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Chesto Means Business

Wynn offers investors a glimpse of Everett’s development potential

The Encore casino could be just the start of Wynn Resorts’ presence in Everett.Philip Marcelo/Associated Press/File/Associated Press

We know what the new Encore Boston Harbor casino looks like, in all its glory: an oasis of Vegas glitz in an otherwise low-key stretch of Everett, on Boston’s doorstep.

But what about Encore’s encore? Investors in Wynn Resorts, the company that opened the $2.6 billion casino last month, received a glimpse of what could be on the way on Wednesday. In a presentation at the casino, Wynn Resorts highlighted all its parcels in the neighborhood on one slide.

The map on that slide shows the company has accumulated 12 acres across Broadway (Route 99) from the casino and luxury hotel. For now, these parcels are primarily used for temporary parking. But they’re far too valuable to stay that way. Wynn describes them as “long-term development opportunities.”


The map doesn’t specify what will go there. But city officials make no secret about what they expect: a bustling entertainment district. Another hotel tower or two, for sure. Restaurants and cafes. Maybe a movie theater, a conference hall, clothing boutiques, or art galleries. And, hopefully, a new train station could go up nearby.

Wynn spokesman Michael Weaver says the extra parcels could be developed by Wynn or by other entertainment and hospitality companies to fulfill the city’s goals.

Mayor Carlo DeMaria also sees the potential for white-collar workers. As auto body shops make way for hip eateries along Lower Broadway, DeMaria hopes employers will view the stretch as a less expensive option than Boston for offices.

When Steve Wynn visited the Greater Boston Chamber of Commerce in 2017, he promised the company would spend at least $90 million on properties around the casino site, to spruce up the neighborhood. At the time, he said the company had already blown through at least $75 million.

Steve Wynn is gone from the picture now; he resigned after facing numerous sexual misconduct allegations. But the company has made it clear it won’t veer from that initial vision that Wynn offered at the chamber two years ago. (DeMaria said he thinks the Wynn land purchases in the city have surpassed $100 million now.)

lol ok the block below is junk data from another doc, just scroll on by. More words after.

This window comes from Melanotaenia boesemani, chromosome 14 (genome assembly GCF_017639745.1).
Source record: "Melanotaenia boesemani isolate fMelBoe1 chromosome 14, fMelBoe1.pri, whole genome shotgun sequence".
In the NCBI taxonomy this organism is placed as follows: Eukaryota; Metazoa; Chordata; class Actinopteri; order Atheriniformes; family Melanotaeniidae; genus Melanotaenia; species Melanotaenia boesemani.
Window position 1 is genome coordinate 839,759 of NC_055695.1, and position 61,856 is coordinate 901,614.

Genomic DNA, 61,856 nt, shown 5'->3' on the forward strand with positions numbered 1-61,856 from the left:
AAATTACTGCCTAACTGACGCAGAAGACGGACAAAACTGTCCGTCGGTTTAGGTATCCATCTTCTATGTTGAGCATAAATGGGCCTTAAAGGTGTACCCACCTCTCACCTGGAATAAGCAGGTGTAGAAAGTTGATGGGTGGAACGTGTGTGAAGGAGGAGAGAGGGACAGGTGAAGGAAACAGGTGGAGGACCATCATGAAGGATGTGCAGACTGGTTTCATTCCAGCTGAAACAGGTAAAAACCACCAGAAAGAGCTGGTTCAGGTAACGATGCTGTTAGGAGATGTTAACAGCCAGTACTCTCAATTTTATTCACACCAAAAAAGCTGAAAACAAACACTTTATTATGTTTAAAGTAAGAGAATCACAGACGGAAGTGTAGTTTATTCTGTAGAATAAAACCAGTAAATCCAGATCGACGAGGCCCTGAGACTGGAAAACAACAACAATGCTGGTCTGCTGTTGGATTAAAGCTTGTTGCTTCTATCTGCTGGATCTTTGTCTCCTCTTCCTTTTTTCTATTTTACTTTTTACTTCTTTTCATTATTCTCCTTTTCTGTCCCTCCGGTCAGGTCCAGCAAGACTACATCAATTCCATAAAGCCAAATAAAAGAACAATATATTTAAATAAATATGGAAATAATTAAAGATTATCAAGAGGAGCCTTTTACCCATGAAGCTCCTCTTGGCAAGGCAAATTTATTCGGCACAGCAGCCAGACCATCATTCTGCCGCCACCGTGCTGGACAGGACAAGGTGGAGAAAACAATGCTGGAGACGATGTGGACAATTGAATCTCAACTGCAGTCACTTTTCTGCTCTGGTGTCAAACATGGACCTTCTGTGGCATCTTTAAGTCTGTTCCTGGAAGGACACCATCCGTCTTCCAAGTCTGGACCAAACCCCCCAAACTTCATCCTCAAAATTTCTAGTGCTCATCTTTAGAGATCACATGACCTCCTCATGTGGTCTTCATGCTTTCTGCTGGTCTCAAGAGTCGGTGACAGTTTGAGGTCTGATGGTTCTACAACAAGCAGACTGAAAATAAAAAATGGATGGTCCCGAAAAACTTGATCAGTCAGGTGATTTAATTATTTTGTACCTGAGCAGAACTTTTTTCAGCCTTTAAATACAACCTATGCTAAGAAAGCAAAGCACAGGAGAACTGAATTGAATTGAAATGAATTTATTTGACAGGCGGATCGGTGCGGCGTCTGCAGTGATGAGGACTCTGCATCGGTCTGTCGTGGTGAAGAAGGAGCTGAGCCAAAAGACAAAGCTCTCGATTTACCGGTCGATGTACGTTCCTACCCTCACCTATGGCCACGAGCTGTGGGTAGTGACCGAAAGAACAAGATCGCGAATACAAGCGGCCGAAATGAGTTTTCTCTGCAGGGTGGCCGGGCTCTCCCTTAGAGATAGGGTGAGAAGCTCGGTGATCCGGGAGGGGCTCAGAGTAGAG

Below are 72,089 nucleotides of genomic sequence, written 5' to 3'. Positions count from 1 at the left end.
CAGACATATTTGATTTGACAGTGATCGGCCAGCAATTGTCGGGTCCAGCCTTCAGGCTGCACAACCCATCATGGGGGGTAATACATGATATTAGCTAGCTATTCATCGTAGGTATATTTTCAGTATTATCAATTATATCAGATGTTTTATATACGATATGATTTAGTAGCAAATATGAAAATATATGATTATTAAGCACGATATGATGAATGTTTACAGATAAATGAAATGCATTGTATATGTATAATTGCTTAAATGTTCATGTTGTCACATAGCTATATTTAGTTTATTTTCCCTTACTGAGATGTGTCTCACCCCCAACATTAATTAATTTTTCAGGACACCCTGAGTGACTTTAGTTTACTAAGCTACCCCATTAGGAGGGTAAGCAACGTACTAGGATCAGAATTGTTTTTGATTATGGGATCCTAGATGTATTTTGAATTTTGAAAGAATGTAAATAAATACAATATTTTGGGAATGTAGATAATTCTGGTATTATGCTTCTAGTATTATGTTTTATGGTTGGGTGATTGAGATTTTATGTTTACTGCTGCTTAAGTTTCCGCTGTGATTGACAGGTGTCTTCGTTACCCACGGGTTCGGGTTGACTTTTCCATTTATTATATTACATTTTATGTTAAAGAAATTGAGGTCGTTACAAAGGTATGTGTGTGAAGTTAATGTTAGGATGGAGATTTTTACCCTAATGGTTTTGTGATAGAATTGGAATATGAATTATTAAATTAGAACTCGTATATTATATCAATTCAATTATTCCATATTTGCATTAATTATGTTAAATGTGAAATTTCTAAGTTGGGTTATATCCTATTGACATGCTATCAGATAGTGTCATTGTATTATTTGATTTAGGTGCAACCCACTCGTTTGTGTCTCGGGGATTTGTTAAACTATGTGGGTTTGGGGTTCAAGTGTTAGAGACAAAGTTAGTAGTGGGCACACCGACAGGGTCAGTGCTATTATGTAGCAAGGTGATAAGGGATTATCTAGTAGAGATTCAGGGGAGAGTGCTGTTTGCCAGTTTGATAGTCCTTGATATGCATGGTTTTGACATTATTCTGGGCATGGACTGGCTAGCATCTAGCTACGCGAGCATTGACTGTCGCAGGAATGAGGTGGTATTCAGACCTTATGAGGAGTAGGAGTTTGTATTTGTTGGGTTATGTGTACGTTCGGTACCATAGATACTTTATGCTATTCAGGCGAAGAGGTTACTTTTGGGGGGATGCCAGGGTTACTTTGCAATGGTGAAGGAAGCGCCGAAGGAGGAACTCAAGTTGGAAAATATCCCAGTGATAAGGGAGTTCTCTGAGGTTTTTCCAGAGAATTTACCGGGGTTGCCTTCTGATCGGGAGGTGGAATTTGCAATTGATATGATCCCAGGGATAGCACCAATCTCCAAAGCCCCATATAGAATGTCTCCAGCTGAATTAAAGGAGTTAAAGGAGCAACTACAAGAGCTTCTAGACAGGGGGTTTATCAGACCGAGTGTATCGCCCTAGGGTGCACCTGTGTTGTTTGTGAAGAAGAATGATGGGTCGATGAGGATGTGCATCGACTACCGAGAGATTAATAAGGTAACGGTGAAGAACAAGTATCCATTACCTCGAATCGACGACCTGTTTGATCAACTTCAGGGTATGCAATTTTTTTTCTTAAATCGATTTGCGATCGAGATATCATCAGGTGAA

Improving transit could be crucial. A commuter rail line runs right by the casino, but does not stop there — or anywhere else in Everett. That might change: The Wynn map shows a proposed commuter rail and Silver Line station, behind the MBTA’s sprawling bus maintenance facility next door to the casino. That station is theoretical right now. But theory could turn to reality as Wynn or other developers seek approvals for future projects in the neighborhood.

More concrete: a pedestrian bridge over the Mystic River that would connect Assembly Row and the Orange Line in Somerville to the casino site. That bridge is in the permitting phase, with Wynn providing financial help.

Wynn’s map shows two gaping holes in its development vision: that MBTA bus complex, and the Exelon power plant site across the street. DeMaria would like to see Wynn or another developer buy the T garage property, or at least a portion of it. Weaver says the company has had casual discussions with Exelon about its site, but has no ongoing discussions with the state Department of Transportation about the T property.

Wynn holds the sole casino license for Greater Boston, and sees this as a lucrative opportunity. The company told investors that it expects Encore Boston Harbor to reach roughly $1 billion in operating revenue a year from gambling and other sources, within three years. That would translate to an estimated $275 million in annual profit. It’s no wonder MGM Resorts was interested in acquiring the complex, though both sides say they’re no longer in talks.


To make their investment pay off in Everett, Wynn executives know they can’t just focus on the casino property. The development map shows the next places that are ripe for redevelopment. But the dramatic changes to this part of the city won’t stop there.

Jon Chesto can be reached at jon.chesto@globe.com. Follow him on Twitter @jonchesto.